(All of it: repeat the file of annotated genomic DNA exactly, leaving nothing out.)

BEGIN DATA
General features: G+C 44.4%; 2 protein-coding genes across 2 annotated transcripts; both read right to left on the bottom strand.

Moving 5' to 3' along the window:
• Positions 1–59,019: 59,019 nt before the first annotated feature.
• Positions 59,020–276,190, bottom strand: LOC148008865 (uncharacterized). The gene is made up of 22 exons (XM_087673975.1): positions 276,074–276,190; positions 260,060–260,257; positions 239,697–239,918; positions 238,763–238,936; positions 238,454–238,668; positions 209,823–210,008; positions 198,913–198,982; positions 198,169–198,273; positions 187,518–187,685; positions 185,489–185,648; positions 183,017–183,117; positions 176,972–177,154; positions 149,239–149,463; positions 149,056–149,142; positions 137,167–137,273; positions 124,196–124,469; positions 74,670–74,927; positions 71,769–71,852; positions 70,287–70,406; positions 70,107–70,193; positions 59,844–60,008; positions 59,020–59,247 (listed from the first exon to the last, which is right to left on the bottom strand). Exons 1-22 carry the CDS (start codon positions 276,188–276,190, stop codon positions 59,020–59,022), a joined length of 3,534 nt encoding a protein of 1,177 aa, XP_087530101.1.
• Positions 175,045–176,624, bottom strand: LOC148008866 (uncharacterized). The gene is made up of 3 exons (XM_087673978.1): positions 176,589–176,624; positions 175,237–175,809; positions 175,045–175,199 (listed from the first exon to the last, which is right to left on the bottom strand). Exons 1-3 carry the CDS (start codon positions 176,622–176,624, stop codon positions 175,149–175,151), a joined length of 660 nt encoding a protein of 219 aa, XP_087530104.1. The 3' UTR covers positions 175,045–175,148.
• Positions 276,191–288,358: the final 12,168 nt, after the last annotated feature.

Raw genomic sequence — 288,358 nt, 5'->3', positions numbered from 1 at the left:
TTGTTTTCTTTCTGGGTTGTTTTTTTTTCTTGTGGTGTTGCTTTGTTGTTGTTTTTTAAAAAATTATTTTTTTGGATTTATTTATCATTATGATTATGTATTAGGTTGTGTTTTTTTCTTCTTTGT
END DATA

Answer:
General features: G+C 44.4%; 2 protein-coding genes across 2 annotated transcripts; both read right to left on the bottom strand.

Moving 5' to 3' along the window:
• Positions 1–59,019: 59,019 nt before the first annotated feature.
• Positions 59,020–276,190, bottom strand: LOC148008865 (uncharacterized). The gene is made up of 22 exons (XM_087673975.1): positions 276,074–276,190; positions 260,060–260,257; positions 239,697–239,918; positions 238,763–238,936; positions 238,454–238,668; positions 209,823–210,008; positions 198,913–198,982; positions 198,169–198,273; positions 187,518–187,685; positions 185,489–185,648; positions 183,017–183,117; positions 176,972–177,154; positions 149,239–149,463; positions 149,056–149,142; positions 137,167–137,273; positions 124,196–124,469; positions 74,670–74,927; positions 71,769–71,852; positions 70,287–70,406; positions 70,107–70,193; positions 59,844–60,008; positions 59,020–59,247 (listed from the first exon to the last, which is right to left on the bottom strand). Exons 1-22 carry the CDS (start codon positions 276,188–276,190, stop codon positions 59,020–59,022), a joined length of 3,534 nt encoding a protein of 1,177 aa, XP_087530101.1.
• Positions 175,045–176,624, bottom strand: LOC148008866 (uncharacterized). The gene is made up of 3 exons (XM_087673978.1): positions 176,589–176,624; positions 175,237–175,809; positions 175,045–175,199 (listed from the first exon to the last, which is right to left on the bottom strand). Exons 1-3 carry the CDS (start codon positions 176,622–176,624, stop codon positions 175,149–175,151), a joined length of 660 nt encoding a protein of 219 aa, XP_087530104.1. The 3' UTR covers positions 175,045–175,148.
• Positions 276,191–288,358: the final 12,168 nt, after the last annotated feature.

Raw genomic sequence — 288,358 nt, 5'->3', positions numbered from 1 at the left:
TTGTTTTCTTTCTGGGTTGTTTTTTTTTCTTGTGGTGTTGCTTTGTTGTTGTTTTTTAAAAAATTATTTTTTTGGATTTATTTATCATTATGATTATGTATTAGGTTGTGTTTTTTTCTTCTTTGT